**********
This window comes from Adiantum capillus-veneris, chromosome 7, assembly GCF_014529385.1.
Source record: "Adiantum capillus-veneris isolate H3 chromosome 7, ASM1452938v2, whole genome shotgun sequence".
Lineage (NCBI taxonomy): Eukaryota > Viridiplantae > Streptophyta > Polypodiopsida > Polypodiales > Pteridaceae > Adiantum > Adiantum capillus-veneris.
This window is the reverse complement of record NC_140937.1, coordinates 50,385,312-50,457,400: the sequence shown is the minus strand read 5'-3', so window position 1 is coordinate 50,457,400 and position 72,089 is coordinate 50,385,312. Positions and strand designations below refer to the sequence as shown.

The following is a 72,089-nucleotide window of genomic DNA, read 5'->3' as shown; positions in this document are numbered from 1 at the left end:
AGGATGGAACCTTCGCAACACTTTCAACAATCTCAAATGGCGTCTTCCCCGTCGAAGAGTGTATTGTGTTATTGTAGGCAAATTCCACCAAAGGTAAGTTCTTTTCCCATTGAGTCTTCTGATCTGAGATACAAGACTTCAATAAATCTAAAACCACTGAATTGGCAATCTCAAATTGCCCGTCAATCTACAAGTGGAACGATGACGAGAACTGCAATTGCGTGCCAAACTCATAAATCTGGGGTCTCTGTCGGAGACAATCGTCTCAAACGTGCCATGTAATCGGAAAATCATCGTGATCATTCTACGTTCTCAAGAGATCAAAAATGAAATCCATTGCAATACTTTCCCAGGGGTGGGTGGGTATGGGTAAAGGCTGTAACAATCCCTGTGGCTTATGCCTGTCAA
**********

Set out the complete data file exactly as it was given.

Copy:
This window comes from Adiantum capillus-veneris, chromosome 7, assembly GCF_014529385.1.
Source record: "Adiantum capillus-veneris isolate H3 chromosome 7, ASM1452938v2, whole genome shotgun sequence".
Lineage (NCBI taxonomy): Eukaryota > Viridiplantae > Streptophyta > Polypodiopsida > Polypodiales > Pteridaceae > Adiantum > Adiantum capillus-veneris.
This window is the reverse complement of record NC_140937.1, coordinates 50,385,312-50,457,400: the sequence shown is the minus strand read 5'-3', so window position 1 is coordinate 50,457,400 and position 72,089 is coordinate 50,385,312. Positions and strand designations below refer to the sequence as shown.

The following is a 72,089-nucleotide window of genomic DNA, read 5'->3' as shown; positions in this document are numbered from 1 at the left end:
AGGATGGAACCTTCGCAACACTTTCAACAATCTCAAATGGCGTCTTCCCCGTCGAAGAGTGTATTGTGTTATTGTAGGCAAATTCCACCAAAGGTAAGTTCTTTTCCCATTGAGTCTTCTGATCTGAGATACAAGACTTCAATAAATCTAAAACCACTGAATTGGCAATCTCAAATTGCCCGTCAATCTACAAGTGGAACGATGACGAGAACTGCAATTGCGTGCCAAACTCATAAATCTGGGGTCTCTGTCGGAGACAATCGTCTCAAACGTGCCATGTAATCGGAAAATCATCGTGATCATTCTACGTTCTCAAGAGATCAAAAATGAAATCCATTGCAATACTTTCCCAGGGGTGGGTGGGTATGGGTAAAGGCTGTAACAATCCCTGTGGCTTATGCCTGTCAA